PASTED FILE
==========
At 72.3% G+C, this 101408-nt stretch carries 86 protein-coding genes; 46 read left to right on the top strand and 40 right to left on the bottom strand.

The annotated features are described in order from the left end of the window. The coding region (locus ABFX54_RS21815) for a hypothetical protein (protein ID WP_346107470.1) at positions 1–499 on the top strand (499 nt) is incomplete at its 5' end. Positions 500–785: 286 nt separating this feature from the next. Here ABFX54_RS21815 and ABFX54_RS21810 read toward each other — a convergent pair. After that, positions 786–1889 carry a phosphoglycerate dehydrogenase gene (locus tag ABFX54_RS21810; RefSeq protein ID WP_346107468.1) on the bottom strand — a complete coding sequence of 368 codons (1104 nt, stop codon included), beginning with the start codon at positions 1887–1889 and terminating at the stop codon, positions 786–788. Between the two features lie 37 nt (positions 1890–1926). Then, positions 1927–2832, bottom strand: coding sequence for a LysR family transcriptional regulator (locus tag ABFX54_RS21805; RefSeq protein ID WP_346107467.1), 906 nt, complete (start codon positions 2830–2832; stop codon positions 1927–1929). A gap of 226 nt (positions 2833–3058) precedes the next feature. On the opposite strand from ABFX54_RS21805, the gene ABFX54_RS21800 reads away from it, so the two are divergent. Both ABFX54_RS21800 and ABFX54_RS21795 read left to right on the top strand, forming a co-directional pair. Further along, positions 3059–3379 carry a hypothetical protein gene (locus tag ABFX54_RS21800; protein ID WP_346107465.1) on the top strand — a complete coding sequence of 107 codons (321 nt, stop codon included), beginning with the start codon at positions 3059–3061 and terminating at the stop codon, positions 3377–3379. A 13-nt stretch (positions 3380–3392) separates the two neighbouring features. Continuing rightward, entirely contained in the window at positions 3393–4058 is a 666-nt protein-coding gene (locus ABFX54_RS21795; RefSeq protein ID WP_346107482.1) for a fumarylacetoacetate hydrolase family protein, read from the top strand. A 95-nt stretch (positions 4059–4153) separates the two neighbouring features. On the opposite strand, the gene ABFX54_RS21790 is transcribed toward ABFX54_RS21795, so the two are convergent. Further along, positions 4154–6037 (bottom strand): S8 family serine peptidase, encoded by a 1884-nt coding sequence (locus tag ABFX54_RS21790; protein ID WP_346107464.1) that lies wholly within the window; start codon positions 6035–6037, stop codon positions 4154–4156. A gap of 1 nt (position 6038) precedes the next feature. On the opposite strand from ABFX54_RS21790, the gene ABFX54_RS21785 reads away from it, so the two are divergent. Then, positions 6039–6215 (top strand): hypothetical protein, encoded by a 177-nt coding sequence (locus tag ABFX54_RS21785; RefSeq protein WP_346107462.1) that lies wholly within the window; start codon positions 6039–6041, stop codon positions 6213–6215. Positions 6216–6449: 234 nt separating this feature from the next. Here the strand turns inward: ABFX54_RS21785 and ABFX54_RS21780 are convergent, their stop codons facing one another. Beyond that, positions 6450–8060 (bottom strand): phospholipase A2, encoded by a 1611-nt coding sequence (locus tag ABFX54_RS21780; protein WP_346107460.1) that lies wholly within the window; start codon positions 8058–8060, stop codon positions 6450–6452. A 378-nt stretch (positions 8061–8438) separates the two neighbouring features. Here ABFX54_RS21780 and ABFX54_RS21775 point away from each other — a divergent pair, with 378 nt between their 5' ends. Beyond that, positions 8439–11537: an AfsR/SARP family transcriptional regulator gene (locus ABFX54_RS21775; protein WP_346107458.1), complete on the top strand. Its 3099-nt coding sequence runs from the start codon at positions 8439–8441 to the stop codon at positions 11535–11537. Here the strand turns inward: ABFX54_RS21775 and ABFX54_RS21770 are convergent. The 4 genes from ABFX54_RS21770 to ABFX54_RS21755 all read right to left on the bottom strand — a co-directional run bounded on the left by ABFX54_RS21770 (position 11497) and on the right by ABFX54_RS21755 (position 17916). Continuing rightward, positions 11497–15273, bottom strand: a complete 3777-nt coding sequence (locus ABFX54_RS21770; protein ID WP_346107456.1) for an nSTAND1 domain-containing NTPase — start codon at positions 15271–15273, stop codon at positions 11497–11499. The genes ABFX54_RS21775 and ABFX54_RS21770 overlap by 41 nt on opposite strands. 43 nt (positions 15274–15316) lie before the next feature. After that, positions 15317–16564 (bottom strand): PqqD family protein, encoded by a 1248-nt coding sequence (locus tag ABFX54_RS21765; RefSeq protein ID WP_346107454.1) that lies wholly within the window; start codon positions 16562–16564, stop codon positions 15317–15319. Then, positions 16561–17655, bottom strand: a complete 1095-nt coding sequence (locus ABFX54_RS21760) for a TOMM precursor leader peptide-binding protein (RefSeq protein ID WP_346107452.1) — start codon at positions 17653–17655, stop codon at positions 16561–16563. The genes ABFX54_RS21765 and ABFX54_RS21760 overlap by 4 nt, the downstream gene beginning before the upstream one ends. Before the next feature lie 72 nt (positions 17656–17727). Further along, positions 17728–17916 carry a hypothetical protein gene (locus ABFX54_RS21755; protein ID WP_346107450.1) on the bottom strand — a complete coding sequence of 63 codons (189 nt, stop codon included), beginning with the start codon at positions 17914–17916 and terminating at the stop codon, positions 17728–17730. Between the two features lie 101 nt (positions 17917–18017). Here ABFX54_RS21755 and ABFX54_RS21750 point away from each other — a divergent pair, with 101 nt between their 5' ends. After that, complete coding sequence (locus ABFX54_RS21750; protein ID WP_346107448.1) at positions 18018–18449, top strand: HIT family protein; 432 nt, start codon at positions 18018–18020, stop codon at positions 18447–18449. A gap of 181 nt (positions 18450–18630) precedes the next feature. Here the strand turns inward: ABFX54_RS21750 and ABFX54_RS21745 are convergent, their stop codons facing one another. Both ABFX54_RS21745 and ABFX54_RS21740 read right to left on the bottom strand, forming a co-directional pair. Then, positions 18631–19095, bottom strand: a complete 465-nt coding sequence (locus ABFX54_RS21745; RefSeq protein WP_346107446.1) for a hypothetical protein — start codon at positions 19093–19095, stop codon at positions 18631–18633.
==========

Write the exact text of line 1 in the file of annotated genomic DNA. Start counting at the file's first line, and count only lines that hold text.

At 72.3% G+C, this 101408-nt stretch carries 86 protein-coding genes; 46 read left to right on the top strand and 40 right to left on the bottom strand.